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Video is Creating New Online Engagement Habits in B2B

By Sander Biehn | Dec 13, 2017

The research has been done. Video drives eyeballs. But can it also get real engagement from real buyers in B2B? If it is done correctly, the answer is certainly yes.

Research, such as that done by ViSenze, shows that consumers are more likely to look to social media for product information than ever. This is at least partly because they spend so much time on social media these days.  Of 1,000 U.S. consumers surveyed, over 75% were inspired to buy based on video content they had seen online.

What does this mean for B2B content? Could B2B content behave the same way with B2B buyers? We’ve been working on a video campaign for one of our clients and this is what I have learned lately.

  1. ‘Talking Heads’ Win: When it comes to B2B video content, the cartoon and flying infographics take second place to a credible source explaining a topic along with his or her own point of view. We’ve found that credible means more than professional-looking and experienced. Credibility builds over time. Using a single person as a mouthpiece for the company can help create familiarity and therefore, eventually, credibility.  The point is to create an audience and drive viewership, and nothing works as well as giving viewers a reason to listen and come back for more.
  2. Talk in Business Terms: There is a tendency (and possibly a sense of security) for B2B marketers to talk in industry jargon. Getting into the technical details of the product or service you are selling won’t win you, friends, even when the content is in an engaging video format. Our research for our client showed us that there was a surprising lack of content in their industry that explained things in a simple and easy to understand way. We decided to create content that addressed the market in a novel manner from a “business” point of view. We broke down the industry into several topics and explained each as if we were describing them to a CEO. We talked about how the products solved business problems. We explained why CEOs wanted to evaluate these solutions. The talk-track almost always led back to key business drivers like control, efficiency and cost savings. A novel approach? We’ll see.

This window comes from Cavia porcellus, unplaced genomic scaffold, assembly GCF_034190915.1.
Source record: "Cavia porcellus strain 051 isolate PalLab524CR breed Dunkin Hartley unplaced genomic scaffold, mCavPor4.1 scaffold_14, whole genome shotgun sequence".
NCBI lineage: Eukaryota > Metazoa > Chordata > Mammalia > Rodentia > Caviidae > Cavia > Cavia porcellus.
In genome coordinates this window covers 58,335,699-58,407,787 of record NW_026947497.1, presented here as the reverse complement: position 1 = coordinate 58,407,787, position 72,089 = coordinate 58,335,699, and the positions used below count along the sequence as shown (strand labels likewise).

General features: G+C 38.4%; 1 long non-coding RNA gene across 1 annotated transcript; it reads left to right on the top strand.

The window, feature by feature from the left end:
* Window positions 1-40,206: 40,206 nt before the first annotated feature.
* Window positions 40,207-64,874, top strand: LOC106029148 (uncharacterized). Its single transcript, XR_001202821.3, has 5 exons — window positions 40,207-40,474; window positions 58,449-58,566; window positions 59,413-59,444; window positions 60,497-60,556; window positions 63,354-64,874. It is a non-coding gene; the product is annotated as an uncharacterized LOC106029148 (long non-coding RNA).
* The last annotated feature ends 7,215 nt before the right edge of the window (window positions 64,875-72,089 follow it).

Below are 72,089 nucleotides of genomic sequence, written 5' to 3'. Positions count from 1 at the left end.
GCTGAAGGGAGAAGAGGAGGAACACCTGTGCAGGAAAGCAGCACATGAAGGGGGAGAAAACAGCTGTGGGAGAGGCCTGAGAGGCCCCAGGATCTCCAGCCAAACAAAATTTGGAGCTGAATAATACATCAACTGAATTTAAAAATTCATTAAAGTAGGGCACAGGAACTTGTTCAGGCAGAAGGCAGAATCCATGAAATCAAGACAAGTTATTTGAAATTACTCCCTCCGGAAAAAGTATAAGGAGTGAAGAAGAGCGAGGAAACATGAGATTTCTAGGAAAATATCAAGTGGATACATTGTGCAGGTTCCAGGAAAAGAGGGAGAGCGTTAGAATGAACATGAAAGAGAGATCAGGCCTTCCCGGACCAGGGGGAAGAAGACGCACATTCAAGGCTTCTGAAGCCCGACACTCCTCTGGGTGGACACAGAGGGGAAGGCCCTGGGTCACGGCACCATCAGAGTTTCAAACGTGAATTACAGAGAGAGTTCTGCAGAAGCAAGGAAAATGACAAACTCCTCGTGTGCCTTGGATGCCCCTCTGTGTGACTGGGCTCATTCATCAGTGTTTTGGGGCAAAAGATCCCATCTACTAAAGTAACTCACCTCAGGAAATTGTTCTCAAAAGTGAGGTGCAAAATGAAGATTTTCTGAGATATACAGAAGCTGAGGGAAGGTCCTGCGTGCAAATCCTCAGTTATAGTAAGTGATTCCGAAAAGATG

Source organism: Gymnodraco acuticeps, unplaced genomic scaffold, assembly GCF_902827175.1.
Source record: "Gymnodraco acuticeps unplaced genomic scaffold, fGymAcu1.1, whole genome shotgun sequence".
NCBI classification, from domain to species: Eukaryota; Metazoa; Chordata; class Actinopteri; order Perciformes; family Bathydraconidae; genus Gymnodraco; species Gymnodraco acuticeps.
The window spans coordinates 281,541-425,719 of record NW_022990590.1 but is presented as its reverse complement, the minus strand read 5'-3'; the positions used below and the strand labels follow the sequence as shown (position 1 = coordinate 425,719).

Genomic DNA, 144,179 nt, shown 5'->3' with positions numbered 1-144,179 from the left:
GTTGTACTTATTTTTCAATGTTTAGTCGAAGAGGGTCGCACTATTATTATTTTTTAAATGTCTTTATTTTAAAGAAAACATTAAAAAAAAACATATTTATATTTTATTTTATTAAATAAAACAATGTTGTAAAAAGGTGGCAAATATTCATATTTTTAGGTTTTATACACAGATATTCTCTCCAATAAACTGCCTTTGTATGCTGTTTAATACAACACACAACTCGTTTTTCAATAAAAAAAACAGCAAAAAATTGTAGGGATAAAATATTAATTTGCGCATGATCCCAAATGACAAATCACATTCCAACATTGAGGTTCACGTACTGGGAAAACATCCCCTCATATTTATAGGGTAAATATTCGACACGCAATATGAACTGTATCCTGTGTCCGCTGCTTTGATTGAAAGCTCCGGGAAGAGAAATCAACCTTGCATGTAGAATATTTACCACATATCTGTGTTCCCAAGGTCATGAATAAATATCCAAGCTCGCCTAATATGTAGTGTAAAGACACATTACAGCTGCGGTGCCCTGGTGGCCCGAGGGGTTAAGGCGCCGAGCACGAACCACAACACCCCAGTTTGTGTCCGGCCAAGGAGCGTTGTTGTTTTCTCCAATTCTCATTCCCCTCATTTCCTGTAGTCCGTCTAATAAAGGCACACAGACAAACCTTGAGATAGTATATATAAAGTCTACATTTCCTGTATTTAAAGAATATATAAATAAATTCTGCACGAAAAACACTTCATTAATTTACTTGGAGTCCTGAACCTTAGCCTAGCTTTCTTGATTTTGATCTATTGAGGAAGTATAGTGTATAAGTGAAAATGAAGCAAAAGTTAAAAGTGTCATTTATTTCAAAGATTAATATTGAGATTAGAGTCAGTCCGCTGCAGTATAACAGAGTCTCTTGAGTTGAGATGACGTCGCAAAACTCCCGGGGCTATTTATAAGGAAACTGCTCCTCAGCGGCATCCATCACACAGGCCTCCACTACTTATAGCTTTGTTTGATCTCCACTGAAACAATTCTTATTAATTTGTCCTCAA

3. Talk to the Top: Ask yourself before you create a B2B video, who holds the budgets for your services anyway? Is it the engineering team? Possibly, but wouldn’t it make more sense to introduce your ideas directly to the CFO or CEO? Could an introduction from the top help you win against stiff competition? The beauty of video is that it has fewer boundaries than print, especially on social media. More people will start a video than reading any further than the title of a print article. Why? Because it’s video and video is fun to consume. So why not point the content at the CFO or even the CEO? You can target whoever you like. We accomplished this targeting for our customer partly by talking in business terms about the topic. But we also used the personal social media channels of our customer’s executives to deliver the videos to their networks. The idea was that they were already connected to executive level buyers.

Ready to start filming? Get the proper engagement by creating the right kind of video and distribution. With a little forethought, your video can reach and inspire your target market.


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